There’s a lot more to green auto making than hybrid and electric motor technology. Automakers are also looking to recyclable materials for use in the production of new car parts. Recycled materials are becoming popular in the production of vehicle interiors, upholstery and moldings as automakers look for more sustainable, environmentally friendly methods and materials.
In the quest to build sustainable vehicles, automakers are partnering with suppliers to develop bio-based products for use instead of traditional manmade plastics. Among the recycled materials being used are denim jeans and plastic bottles.
Although the automakers’ main purpose is creating environmentally friendly alternatives for use in auto production, sometimes they realize substantial savings by using the greener products for their moldings, fibers and plastics. Other times the process of finding green substitutes that perform just as well as the old materials is a bit difficult. They say it’s worth the trouble to attract environmentally conscious consumers.
Lora Herron of General Motors Company heads up their green materials efforts. She says, “If we have two parts—one is recycled, the other one is virgin—and they perform and cost the same, why wouldn’t you used the recycled one?”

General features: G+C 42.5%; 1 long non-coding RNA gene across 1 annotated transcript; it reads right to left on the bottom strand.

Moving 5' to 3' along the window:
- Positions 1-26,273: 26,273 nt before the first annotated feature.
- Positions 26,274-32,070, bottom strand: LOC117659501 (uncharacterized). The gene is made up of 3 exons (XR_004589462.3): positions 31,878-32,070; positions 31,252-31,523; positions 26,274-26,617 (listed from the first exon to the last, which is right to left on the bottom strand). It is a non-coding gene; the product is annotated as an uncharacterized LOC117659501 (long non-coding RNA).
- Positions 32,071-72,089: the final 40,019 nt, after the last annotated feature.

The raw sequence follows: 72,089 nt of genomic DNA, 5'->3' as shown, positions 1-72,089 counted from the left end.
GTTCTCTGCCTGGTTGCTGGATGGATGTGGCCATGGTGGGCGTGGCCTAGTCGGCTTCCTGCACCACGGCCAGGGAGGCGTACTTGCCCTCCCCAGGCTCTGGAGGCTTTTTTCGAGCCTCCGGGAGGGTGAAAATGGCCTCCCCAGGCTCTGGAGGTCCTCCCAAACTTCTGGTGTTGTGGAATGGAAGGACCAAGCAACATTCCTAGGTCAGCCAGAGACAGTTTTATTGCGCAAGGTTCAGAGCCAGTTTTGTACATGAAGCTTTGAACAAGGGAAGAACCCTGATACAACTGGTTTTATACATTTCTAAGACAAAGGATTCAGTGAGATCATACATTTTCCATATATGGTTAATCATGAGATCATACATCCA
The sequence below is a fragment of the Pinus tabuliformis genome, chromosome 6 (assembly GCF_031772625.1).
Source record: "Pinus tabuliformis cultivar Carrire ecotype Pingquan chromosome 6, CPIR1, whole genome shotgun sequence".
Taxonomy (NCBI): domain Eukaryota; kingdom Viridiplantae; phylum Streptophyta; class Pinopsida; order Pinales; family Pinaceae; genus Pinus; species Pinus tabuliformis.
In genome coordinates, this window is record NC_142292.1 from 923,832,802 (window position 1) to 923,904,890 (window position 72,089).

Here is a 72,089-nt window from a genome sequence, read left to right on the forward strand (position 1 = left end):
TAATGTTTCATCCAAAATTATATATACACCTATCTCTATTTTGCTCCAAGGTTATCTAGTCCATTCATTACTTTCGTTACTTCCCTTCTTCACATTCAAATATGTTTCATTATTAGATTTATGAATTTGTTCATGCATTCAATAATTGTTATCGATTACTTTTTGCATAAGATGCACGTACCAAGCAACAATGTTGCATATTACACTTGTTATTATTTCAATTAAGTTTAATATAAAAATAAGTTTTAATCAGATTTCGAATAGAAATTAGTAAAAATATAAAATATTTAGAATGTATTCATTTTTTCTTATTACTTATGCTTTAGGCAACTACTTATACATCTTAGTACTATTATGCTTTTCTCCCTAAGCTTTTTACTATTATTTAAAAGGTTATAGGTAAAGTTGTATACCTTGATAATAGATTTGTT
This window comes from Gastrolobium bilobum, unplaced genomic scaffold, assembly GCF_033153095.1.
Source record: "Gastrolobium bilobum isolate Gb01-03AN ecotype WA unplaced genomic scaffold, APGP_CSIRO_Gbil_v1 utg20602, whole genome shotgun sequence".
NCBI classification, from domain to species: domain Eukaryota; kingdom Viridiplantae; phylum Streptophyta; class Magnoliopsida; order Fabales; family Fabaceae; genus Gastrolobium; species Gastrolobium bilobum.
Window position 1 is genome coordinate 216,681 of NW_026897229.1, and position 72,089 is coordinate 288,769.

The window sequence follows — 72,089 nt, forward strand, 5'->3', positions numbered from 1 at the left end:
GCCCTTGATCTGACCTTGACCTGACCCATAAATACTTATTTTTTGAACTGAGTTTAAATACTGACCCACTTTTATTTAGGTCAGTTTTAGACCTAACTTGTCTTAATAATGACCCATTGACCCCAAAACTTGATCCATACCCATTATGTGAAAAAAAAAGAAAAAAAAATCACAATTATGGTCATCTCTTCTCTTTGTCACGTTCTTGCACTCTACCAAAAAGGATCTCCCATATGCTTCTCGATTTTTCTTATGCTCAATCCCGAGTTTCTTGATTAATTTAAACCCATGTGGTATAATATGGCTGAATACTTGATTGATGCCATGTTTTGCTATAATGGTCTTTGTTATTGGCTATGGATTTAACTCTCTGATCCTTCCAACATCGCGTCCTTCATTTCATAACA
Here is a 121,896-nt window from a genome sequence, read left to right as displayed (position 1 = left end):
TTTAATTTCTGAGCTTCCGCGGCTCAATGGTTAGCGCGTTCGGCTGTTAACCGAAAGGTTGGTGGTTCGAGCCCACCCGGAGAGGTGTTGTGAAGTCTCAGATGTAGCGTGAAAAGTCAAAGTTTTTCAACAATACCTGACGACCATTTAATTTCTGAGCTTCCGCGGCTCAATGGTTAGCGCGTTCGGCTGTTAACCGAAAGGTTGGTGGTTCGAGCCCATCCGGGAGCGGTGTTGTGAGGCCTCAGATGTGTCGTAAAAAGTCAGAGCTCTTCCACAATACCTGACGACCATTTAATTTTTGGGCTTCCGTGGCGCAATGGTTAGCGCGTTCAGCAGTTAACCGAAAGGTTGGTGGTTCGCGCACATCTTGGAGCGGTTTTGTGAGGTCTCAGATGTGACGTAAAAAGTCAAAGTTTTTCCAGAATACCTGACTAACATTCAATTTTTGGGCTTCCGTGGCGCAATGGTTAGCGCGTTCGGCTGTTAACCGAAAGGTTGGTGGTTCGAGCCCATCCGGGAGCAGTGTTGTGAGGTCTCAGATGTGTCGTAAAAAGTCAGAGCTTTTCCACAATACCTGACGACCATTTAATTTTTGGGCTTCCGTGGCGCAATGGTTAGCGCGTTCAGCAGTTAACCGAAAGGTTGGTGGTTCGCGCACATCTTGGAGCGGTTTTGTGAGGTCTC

The Association of Post-consumer Plastics Recyclers reports that ten years ago the percentage of high-density polyethylene (such as milk cartons and laundry detergent bottles) used in the production of auto parts was “negligible.” Last year, 9 percent of these recycled materials were used for making auto parts.
General Motors’ material engineers are using recycled carpet to make door handle brackets. Shredded denim is being used in linings and crevices to reduce noise. The 2010 Buick LaCrosse has acoustic ceiling panels made from old cardboard from the company’s Marion Stamping Plant. GM is also using kenaf, which is a plant similar to bamboo, for ceiling supports and to improve the acoustics of some models.
About 5 percent to 10 percent of all plastics used in GM vehicles are created from recycled materials, says Herron.
Chrysler Group LLC uses yarn scraps from carpet mills to make plastic for an engine part in some of its vehicles. Ford Motor co. is using recycled detergent bottles, tires and battery casings to create parts used for shields and fender liners.
Recycled plastic soda bottles and yarn are also used to make the suede-like seat fabrics in the 2010 Ford Taurus SHO and Lincoln MKZ. Ford says these recycling efforts have saved them $4 to $5 million and have kept 25 to 30 million pounds of plastics out of landfills.
Ford is also currently developing bio-plastics from plant sugars like those produced by switch grass and corn.
Ford’s head sustainability design Carol Korditch says, “We said, hey, we have to do a little better than great gas mileage, so we started looking into the interior.”